• Topic: Foreign Policy, Elections, Political stability, Referendum
  • Political Geography: Australia, Asia-Pacific, New Caledonia, Melanesia
  • Author: Denise Fisher
  • Publication Date: 05-2019
  • Content Type: Commentary and Analysis
  • Institution: Lowy Institute for International Policy
  • Abstract: As 30 years of peace agreements come to an end, stability in New Caledonia is now at risk. New Caledonia faces an uncertain future as it prepares for its last local elections under the Noumea Accord, and as it enters a four-year process ending 30 years of peace agreements. The continued stark ethnic divide over independence revealed in the November 2018 referendum, the first of potentially three such votes, revives old tensions and complicates essential discussions about future governance, which will have consequences for France, Melanesian neighbours and the wider region. While strategically Australia benefits from continued French regional engagement, its support should not be at any cost.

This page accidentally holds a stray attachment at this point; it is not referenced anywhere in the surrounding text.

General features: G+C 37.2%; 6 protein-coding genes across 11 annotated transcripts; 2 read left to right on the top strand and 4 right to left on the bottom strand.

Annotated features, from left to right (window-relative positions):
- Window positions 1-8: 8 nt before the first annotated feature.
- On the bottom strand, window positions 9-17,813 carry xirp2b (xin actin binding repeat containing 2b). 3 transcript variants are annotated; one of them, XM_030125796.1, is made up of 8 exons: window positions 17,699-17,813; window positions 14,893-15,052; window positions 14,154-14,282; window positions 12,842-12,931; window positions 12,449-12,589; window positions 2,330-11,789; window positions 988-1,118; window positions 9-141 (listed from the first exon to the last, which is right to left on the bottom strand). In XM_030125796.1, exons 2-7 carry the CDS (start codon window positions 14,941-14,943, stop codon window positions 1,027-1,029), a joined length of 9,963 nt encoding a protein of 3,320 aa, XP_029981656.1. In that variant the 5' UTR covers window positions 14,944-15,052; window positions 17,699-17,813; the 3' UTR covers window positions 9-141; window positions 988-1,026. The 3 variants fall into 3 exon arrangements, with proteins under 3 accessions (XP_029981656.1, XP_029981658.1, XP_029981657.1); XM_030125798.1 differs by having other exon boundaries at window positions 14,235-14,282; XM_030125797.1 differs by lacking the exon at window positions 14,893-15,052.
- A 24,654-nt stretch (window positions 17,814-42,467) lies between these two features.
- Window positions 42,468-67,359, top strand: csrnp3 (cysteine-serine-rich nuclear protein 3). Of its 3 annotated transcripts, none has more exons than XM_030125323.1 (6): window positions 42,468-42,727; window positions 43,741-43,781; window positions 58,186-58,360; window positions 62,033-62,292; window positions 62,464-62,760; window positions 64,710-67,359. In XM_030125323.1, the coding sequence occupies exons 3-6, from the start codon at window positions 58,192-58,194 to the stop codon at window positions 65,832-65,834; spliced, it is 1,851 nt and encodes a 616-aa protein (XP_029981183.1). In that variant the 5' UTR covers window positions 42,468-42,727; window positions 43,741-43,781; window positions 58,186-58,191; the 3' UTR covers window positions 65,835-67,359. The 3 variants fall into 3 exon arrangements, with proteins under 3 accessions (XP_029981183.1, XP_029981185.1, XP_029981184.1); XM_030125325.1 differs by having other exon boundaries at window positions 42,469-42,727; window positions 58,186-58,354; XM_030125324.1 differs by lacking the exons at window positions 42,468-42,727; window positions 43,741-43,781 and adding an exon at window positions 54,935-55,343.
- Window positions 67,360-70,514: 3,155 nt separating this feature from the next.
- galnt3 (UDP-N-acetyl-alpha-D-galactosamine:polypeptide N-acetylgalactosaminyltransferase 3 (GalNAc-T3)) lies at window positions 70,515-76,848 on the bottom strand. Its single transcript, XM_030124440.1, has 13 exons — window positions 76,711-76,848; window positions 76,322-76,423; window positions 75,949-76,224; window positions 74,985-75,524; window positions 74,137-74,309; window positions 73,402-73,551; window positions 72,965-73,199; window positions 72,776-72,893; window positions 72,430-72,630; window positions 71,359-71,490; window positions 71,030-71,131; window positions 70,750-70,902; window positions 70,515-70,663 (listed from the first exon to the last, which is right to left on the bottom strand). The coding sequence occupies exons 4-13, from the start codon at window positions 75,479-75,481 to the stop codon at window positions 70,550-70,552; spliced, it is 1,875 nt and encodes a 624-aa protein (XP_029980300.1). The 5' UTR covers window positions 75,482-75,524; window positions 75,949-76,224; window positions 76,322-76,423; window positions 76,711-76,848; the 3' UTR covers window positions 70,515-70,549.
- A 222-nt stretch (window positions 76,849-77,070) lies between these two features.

• Topic: Foreign Policy, Elections, Political stability, Referendum
  • Political Geography: Australia, Asia-Pacific, New Caledonia, Melanesia
  • Author: James Chin
  • Publication Date: 03-2019
  • Content Type: Commentary and Analysis
  • Institution: Lowy Institute for International Policy
  • Abstract: In the aftermath of Malaysia’s momentous regime change, the new government faces a number of challenges to implementing wholesale political reform. Malaysia’s new government will need to deal with several key issues in the next 12 months to establish itself as a ‘change and reform’ administration, namely the Malay/Bumiputra Agenda, the 1963 Malaysia Agreement (MA63), political Islam, and a clear timetable for transition of power. Each of these issues is crucial to Malaysia’s political stability in the near term and to laying the foundation for long-term institutional reforms. If these reforms are not handled properly, the new Pakatan Harapan (Alliance of Hope) administration under Mahathir may be a one-term government and the country could easily revert to the old regime.
  • Topic: Government, Politics, Regime Change, Reform, Political stability
  • Political Geography: Malaysia, Asia-Pacific
  • Author: Rita Parker
  • Publication Date: 07-2018
  • Content Type: Commentary and Analysis
  • Institution: Lowy Institute for International Policy